Department of Chemistry and Biochemistry


Matthew Wohlever, PhD
Assistant Professor
Department of Chemistry and Biochemistry
Office: WO 3210B
Phone: 419.530.8401

Professional Background:
B.S. - Ohio State University
Ph.D. - Massachusetts Institute of Technology

Group Web Site

Research Synopsis: 

Organelles with distinct membrane proteomes are a hallmark of eukaryotic cells. Failures in membrane protein homeostasis (proteostasis) disrupt organelle function leading to many diseases, including cancer and neurodegeneration. Despite its importance, our understanding of membrane proteostasis is sparse. My lab will focus on two key questions in membrane protein quality control: (1) what happens to membrane proteins that insert into the wrong membrane; and (2) what happens to membrane proteins that fail to insert at all? My lab will take a “bottom-up” approach, with the long-term goal of using these mechanistic studies as a springboard for pathway discovery broadly related to the biogenesis and quality control of membrane proteins and the physiological consequences of misregulation of these essential processes.

Mistargeting of proteins to the wrong membrane leads to compromised organelle function unless the mislocalized proteins are promptly removed. However, our understanding of this essential process is poor. My lab will address this by focusing on Msp1, a highly conserved AAA+ ATPase anchored in the outer mitochondrial membrane that is proposed to selectively remove mislocalized tail-anchored membrane proteins (Figure 1). Loss of Msp1 leads to severe mitochondrial defects, seizures, and early death. During my postdoc, I developed a reconstituted system with fully purified components and used structural analysis to show that Msp1 is necessary and sufficient to extract tail-anchored membrane proteins from the bilayer. My lab will use this reconstituted system to study how Msp1 can selectively recognize and extract these mislocalized proteins.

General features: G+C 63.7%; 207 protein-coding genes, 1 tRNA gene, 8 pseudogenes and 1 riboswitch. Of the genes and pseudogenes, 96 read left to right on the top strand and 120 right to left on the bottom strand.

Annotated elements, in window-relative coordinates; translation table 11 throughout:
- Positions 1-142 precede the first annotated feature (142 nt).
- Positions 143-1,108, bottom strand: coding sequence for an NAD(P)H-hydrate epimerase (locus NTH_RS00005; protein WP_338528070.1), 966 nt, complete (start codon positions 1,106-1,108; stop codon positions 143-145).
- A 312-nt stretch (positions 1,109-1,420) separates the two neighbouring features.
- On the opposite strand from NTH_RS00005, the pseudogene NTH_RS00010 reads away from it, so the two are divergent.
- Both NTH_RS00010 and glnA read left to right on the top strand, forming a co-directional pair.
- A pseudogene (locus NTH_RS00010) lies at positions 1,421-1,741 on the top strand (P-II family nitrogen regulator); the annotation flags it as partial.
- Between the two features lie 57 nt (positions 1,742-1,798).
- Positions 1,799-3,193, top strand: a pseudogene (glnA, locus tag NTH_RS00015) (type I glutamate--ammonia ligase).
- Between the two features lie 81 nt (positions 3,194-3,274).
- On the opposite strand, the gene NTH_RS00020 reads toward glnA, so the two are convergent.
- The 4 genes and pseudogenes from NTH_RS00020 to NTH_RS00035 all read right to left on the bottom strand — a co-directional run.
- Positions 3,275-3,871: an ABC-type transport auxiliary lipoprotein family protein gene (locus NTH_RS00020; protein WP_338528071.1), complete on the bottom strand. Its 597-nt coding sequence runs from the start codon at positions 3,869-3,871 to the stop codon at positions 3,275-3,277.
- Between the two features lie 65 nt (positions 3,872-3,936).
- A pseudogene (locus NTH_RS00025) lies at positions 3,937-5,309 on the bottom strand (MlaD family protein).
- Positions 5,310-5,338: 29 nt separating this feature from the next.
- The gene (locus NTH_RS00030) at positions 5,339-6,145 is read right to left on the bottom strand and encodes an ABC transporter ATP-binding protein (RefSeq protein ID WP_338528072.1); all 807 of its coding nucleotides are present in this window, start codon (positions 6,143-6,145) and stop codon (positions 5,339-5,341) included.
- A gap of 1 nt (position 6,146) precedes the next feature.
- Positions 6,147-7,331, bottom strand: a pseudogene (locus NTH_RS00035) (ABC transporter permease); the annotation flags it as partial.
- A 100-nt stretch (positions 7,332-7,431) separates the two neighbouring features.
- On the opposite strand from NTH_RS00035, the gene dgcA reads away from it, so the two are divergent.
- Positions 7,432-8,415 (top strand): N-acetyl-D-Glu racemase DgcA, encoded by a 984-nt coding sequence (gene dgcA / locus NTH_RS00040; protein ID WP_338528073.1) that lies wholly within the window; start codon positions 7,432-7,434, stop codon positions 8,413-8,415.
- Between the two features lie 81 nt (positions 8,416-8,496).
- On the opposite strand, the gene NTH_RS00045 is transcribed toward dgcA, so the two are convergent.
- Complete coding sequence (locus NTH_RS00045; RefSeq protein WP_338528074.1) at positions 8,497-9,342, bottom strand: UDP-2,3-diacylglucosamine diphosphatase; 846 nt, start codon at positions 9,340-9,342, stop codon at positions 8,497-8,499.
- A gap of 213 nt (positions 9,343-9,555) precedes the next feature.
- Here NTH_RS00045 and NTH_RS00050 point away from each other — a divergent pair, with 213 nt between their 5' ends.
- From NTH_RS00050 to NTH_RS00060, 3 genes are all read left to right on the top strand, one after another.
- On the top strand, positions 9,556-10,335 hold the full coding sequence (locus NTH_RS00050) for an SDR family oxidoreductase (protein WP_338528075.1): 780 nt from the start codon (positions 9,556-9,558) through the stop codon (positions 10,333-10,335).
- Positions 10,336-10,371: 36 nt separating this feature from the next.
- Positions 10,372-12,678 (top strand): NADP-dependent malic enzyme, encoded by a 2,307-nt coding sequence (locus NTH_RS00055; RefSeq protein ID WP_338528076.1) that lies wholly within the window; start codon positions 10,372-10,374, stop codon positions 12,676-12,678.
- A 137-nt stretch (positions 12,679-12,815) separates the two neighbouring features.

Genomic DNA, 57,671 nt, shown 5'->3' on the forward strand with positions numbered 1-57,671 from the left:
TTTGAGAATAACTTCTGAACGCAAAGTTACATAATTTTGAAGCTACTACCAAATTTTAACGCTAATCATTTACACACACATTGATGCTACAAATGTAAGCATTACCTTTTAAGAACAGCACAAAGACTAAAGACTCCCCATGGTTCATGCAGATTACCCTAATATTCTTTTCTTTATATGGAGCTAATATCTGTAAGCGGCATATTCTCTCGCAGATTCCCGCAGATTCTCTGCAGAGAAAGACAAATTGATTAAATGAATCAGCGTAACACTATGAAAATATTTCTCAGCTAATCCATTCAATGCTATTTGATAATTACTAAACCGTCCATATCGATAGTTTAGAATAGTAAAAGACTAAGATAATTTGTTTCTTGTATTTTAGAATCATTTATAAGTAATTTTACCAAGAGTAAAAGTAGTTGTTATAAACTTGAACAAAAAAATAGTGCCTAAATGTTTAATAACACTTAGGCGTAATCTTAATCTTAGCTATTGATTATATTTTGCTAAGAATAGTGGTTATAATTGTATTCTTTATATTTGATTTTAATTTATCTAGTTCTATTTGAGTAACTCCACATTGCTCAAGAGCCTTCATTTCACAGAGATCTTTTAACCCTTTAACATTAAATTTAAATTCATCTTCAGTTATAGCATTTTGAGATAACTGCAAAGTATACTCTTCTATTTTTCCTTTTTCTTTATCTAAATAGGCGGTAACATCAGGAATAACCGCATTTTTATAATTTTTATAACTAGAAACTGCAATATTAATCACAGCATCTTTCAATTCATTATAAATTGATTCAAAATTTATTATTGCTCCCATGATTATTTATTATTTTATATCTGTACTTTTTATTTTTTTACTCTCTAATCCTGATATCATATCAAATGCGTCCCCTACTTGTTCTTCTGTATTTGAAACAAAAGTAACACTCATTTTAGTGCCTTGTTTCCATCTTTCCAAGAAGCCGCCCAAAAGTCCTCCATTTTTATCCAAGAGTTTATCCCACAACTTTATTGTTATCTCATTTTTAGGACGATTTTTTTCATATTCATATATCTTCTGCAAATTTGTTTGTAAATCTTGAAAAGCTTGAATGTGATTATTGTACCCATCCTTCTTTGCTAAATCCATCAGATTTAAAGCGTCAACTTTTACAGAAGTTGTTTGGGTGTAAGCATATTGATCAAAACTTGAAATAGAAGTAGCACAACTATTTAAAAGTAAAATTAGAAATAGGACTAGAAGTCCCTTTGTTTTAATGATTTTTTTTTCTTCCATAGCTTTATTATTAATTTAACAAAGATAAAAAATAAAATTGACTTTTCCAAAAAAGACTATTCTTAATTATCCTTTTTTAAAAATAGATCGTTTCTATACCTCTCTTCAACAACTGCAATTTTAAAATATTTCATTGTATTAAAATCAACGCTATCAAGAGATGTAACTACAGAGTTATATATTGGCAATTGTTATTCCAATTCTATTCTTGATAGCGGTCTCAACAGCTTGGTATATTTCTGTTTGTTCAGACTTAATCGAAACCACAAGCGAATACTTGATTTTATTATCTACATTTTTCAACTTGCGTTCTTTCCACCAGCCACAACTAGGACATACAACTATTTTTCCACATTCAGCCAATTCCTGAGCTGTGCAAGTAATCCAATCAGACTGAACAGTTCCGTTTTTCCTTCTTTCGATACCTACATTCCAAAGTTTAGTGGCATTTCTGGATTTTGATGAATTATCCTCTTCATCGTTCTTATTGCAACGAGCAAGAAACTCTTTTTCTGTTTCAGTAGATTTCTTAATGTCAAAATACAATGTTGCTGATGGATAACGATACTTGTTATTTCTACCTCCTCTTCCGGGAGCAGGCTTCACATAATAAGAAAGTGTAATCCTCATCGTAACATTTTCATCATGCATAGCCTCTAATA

When insertion fails, membrane proteins must be quickly triaged to prevent the formation of potentially toxic aggregates, but little is known about how this triage decision is made. In collaboration with Manu Hegde’s Lab, we recently showed that Ubiquilins are molecular chaperones that triage mitochondrial membrane proteins. Ubiquilins directly bind to the TMD of mitochondrial membrane proteins and recruit other components of the quality control system including Hsp70, E3 ligases, and the proteasome to facilitate membrane insertion or degradation (Figure 2). Humans have three widely expressed Ubiquilins (UBQLN1, 2, & 4), all of which have mutations linked to neurodegenerative diseases, including ALS, Huntington’s and Alzheimer’s disease. However, the role of Ubiquilins in quality control is only understood in broad terms and the defects of disease associated mutants are unknown. My lab will examine the molecular mechanism of Ubiquilin function in quality control and neurodegenerative disease. 


Last Updated: 5/27/20